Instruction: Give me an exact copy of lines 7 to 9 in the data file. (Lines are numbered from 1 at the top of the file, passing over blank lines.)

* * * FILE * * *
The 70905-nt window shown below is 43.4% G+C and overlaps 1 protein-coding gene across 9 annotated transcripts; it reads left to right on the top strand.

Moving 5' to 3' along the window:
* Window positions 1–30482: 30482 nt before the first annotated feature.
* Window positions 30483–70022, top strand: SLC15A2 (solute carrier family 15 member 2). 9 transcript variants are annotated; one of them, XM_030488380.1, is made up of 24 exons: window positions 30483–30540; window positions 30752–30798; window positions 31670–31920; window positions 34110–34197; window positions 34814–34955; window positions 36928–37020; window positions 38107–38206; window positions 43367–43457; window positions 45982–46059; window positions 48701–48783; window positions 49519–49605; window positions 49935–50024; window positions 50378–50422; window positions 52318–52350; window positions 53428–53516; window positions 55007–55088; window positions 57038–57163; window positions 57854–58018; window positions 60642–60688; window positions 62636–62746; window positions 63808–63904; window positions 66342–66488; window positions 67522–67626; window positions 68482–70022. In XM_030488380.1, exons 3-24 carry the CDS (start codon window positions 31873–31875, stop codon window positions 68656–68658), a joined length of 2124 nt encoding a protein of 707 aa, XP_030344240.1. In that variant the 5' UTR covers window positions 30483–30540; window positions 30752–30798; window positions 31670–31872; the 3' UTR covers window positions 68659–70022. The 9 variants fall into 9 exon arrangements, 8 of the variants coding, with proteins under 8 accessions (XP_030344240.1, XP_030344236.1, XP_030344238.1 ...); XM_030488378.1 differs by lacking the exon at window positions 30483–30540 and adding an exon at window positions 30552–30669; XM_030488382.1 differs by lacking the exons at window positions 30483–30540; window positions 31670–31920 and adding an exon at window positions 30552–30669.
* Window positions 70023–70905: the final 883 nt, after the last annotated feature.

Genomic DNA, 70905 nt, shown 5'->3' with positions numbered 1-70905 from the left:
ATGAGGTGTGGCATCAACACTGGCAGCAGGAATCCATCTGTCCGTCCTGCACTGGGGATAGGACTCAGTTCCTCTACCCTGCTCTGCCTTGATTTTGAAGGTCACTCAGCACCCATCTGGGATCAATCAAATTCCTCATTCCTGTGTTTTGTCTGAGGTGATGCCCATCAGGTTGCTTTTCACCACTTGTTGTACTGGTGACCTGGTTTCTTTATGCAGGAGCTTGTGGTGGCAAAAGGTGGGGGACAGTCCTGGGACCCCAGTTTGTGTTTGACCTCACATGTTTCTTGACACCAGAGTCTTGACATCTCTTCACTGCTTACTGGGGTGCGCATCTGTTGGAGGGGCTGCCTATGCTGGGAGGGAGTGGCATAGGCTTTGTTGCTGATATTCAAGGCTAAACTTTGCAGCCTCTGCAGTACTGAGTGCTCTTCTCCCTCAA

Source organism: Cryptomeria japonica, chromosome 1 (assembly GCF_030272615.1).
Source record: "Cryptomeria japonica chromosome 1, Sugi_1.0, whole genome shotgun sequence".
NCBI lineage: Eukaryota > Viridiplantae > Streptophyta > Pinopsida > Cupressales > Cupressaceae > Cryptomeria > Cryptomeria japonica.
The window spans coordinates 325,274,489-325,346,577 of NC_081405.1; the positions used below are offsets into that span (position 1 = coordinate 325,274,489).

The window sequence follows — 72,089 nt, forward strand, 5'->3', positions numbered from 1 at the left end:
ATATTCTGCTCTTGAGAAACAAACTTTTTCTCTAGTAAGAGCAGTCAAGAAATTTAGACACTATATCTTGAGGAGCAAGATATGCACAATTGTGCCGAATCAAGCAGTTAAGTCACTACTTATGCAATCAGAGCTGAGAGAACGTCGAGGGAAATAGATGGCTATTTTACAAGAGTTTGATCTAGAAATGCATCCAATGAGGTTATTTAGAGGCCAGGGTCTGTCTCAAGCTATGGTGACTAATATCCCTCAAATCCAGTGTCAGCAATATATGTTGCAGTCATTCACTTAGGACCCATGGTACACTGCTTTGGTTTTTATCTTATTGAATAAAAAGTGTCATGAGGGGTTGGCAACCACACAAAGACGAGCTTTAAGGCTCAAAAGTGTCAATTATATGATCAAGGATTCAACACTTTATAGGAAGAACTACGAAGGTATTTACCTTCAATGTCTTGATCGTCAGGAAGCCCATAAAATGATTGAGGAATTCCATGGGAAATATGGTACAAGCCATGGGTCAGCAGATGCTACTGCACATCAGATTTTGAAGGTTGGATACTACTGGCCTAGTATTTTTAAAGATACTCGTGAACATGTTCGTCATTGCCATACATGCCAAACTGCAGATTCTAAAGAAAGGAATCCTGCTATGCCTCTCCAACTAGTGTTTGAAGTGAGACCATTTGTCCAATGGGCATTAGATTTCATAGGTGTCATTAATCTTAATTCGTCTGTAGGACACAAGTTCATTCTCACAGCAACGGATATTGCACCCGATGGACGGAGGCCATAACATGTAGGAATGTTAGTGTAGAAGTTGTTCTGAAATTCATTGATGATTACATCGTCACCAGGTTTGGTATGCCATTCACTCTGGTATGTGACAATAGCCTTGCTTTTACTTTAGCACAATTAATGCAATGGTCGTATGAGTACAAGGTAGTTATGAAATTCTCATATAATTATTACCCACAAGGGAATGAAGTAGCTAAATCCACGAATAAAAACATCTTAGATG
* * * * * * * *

ATGAGGTGTGGCATCAACACTGGCAGCAGGAATCCATCTGTCCGTCCTGCACTGGGGATAGGACTCAGTTCCTCTACCCTGCTCTGCCTTGATTTTGAAGGTCACTCAGCACCCATCTGGGATCAATCAAATTCCTCATTCCTGTGTTTTGTCTGAGGTGATGCCCATCAGGTTGCTTTTCACCACTTGTTGTACTGGTGACCTGGTTTCTTTATGCAGGAGCTTGTGGTGGCAAAAGGTGGGGGACAGTCCTGGGACCCCAGTTTGTGTTTGACCTCACATGTTTCTTGACACCAGAGTCTTGACATCTCTTCACTGCTTACTGGGGTGCGCATCTGTTGGAGGGGCTGCCTATGCTGGGAGGGAGTGGCATAGGCTTTGTTGCTGATATTCAAGGCTAAACTTTGCAGCCTCTGCAGTACTGAGTGCTCTTCTCCCTCAA

Source organism: Cryptomeria japonica, chromosome 1 (assembly GCF_030272615.1).
Source record: "Cryptomeria japonica chromosome 1, Sugi_1.0, whole genome shotgun sequence".